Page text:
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Obesity Therapy

By Jennifer Jaff
 
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We have a very tough case at the moment – a young woman with an eating disorder who needs long-term residential treatment, but her insurance company thinks two weeks is enough. The injustice of that decision is what we will address in our insurance appeal. What’s interesting to me, though, is the parallels between her life and mine. Her family looks perfect from the outside, but their body image issues clearly have contributed to her illness. She is deeply troubled – has been for at least 10 years. She abuses alcohol and drugs. She acts out in other ways, too. And she wishes she were dead. A feeling I know all too well.

I have been obese all of my life. I was 9 pounds 12 ounces the day I was born, and it’s all downhill from there. I’ve been to Dr. Atkins (yes, the Dr. Atkins), Weight Watchers, nutritionists, dieticians – the whole gambit. But never once has anybody suggested that I have an eating disorder.

With obesity being an epidemic, you’d think someone would have made the connection between obesity and eating disorders. Those of us who are seriously, chronically obese have an eating disorder, and we should be treated accordingly. The fundamental aspects of eating disorders – poor body image, an emotional tie to food – exist equally for people who are obese. My obesity is no less an eating disorder than anorexia and bulimia.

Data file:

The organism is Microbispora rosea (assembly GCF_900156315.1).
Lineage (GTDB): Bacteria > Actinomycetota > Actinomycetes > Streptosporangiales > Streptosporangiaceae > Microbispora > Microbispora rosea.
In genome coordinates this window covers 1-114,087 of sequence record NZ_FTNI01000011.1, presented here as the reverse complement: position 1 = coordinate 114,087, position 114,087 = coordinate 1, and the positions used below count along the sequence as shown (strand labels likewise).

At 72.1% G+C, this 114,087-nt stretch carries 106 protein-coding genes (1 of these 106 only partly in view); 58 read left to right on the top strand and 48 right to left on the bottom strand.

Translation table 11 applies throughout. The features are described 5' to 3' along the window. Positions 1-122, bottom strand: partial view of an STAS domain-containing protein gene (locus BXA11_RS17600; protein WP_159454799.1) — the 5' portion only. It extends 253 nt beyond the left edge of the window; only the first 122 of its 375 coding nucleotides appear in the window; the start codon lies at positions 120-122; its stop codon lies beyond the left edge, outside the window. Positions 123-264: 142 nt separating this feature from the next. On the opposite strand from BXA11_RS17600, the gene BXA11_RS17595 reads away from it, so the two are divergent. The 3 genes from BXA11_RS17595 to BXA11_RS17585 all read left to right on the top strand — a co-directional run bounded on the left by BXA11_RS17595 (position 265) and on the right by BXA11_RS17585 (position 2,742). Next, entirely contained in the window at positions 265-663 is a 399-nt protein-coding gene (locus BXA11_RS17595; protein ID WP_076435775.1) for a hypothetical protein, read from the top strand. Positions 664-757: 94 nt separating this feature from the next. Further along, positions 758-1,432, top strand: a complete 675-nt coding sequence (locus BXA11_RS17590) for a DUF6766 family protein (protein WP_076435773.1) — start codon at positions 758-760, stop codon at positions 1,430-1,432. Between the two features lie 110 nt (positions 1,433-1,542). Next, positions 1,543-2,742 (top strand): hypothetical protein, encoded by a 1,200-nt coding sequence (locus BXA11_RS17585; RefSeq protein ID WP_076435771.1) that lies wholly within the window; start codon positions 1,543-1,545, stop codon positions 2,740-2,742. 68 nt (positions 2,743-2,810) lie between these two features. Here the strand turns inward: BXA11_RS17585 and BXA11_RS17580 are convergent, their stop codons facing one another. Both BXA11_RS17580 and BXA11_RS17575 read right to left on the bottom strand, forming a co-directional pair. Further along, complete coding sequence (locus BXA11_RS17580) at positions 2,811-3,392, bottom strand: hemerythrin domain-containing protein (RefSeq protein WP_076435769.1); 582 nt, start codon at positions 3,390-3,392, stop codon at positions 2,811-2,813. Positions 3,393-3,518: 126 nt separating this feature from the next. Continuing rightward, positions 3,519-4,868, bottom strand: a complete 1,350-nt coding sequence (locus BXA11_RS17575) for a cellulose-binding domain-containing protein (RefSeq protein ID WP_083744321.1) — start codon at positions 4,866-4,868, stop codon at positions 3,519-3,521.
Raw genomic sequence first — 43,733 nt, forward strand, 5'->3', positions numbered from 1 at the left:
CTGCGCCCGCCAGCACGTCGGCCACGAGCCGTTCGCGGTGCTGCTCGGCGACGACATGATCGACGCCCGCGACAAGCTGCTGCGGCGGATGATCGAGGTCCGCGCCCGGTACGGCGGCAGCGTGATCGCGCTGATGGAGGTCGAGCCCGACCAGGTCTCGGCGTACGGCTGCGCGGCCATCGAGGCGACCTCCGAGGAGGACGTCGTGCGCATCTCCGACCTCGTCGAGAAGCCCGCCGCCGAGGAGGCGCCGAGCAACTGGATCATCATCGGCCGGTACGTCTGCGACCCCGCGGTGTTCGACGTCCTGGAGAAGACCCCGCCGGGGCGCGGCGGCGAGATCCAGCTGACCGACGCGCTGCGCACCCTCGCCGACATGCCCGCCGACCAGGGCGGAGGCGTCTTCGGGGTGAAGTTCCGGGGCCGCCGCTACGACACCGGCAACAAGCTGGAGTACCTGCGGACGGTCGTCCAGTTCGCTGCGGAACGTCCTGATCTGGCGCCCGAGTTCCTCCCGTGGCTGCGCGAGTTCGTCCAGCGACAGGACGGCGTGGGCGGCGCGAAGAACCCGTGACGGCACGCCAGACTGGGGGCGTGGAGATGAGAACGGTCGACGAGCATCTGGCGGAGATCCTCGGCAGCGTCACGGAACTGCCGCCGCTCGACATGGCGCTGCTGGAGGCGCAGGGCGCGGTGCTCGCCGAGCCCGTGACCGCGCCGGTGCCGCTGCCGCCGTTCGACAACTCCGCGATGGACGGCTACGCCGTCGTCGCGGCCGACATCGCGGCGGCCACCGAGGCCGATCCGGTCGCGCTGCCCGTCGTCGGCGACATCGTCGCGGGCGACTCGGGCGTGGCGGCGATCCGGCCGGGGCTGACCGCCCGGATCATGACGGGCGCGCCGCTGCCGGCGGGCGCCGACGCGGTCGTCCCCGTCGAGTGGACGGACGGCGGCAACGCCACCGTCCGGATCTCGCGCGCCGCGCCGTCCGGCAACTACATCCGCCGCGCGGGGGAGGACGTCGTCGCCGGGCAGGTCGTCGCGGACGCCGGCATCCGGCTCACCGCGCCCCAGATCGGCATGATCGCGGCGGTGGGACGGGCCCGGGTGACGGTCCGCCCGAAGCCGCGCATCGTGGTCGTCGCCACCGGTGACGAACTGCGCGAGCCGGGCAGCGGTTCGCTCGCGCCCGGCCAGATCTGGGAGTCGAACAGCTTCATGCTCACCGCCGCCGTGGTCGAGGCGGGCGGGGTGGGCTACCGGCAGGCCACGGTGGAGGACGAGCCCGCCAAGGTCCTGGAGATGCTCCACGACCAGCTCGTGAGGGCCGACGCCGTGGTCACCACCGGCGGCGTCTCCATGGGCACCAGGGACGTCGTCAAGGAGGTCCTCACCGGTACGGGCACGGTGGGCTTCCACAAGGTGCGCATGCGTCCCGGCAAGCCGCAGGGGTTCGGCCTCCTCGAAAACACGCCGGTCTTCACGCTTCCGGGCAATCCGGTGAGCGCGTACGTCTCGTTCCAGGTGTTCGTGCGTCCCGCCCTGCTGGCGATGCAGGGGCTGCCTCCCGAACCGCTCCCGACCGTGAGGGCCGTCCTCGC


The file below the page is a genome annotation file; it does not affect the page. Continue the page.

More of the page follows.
Once you make that connection, the way to treat obesity changes greatly. Individual and group therapy, even residential treatment that restructures one’s relationship to food, makes perfect sense. Just like a nutritionist at a residential treatment facility would eat meals with bulimic patients to teach them to eat more quickly, in a less restrictive way, the same could be done to teach an obese patient to eat more slowly, cut their food into smaller portions, and so on. Therapy that focuses on the causes of poor body image and relationship to food would help, as well. For someone like me, who has been obese since day one despite attempts to the contrary, it’s more than counting calories. It’s a complete revision of one’s relationship to food and the place of food in one’s emotional arsenal.

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We value and respect our HERWriters' experiences, but everyone is different. Many of our writers are speaking from personal experience, and what's worked for them may not work for you. Their articles are not a substitute for medical advice, although we hope you can gain knowledge from their insight.

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